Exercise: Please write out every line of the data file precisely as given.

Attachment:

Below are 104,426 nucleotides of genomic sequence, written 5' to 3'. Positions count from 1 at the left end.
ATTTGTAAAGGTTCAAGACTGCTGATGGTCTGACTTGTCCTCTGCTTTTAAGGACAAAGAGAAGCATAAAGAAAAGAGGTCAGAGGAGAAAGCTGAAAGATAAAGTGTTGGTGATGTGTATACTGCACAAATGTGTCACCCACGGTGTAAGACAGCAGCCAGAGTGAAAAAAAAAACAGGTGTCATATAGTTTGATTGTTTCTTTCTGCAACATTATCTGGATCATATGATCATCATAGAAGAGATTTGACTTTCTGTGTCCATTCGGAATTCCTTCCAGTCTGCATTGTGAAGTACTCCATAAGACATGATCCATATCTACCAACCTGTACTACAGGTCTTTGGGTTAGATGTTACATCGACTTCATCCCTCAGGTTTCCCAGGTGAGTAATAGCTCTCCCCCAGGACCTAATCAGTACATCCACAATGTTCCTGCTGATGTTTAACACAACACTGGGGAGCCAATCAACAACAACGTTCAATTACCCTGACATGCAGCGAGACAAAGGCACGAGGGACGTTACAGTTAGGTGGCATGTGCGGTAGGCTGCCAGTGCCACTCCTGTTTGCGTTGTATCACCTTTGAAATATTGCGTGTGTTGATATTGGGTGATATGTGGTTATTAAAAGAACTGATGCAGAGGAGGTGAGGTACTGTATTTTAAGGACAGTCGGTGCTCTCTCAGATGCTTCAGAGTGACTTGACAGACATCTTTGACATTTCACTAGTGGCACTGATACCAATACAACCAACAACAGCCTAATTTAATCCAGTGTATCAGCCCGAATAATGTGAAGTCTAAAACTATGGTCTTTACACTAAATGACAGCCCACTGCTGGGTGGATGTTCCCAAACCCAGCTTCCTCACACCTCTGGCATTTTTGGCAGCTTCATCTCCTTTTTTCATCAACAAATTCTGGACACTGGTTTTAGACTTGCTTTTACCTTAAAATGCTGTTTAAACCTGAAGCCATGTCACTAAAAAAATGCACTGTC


Below are 104,426 nucleotides of genomic sequence, written 5' to 3'. Positions count from 1 at the left end.
ATTTGTAAAGGTTCAAGACTGCTGATGGTCTGACTTGTCCTCTGCTTTTAAGGACAAAGAGAAGCATAAAGAAAAGAGGTCAGAGGAGAAAGCTGAAAGATAAAGTGTTGGTGATGTGTATACTGCACAAATGTGTCACCCACGGTGTAAGACAGCAGCCAGAGTGAAAAAAAAAACAGGTGTCATATAGTTTGATTGTTTCTTTCTGCAACATTATCTGGATCATATGATCATCATAGAAGAGATTTGACTTTCTGTGTCCATTCGGAATTCCTTCCAGTCTGCATTGTGAAGTACTCCATAAGACATGATCCATATCTACCAACCTGTACTACAGGTCTTTGGGTTAGATGTTACATCGACTTCATCCCTCAGGTTTCCCAGGTGAGTAATAGCTCTCCCCCAGGACCTAATCAGTACATCCACAATGTTCCTGCTGATGTTTAACACAACACTGGGGAGCCAATCAACAACAACGTTCAATTACCCTGACATGCAGCGAGACAAAGGCACGAGGGACGTTACAGTTAGGTGGCATGTGCGGTAGGCTGCCAGTGCCACTCCTGTTTGCGTTGTATCACCTTTGAAATATTGCGTGTGTTGATATTGGGTGATATGTGGTTATTAAAAGAACTGATGCAGAGGAGGTGAGGTACTGTATTTTAAGGACAGTCGGTGCTCTCTCAGATGCTTCAGAGTGACTTGACAGACATCTTTGACATTTCACTAGTGGCACTGATACCAATACAACCAACAACAGCCTAATTTAATCCAGTGTATCAGCCCGAATAATGTGAAGTCTAAAACTATGGTCTTTACACTAAATGACAGCCCACTGCTGGGTGGATGTTCCCAAACCCAGCTTCCTCACACCTCTGGCATTTTTGGCAGCTTCATCTCCTTTTTTCATCAACAAATTCTGGACACTGGTTTTAGACTTGCTTTTACCTTAAAATGCTGTTTAAACCTGAAGCCATGTCACTAAAAAAATGCACTGTC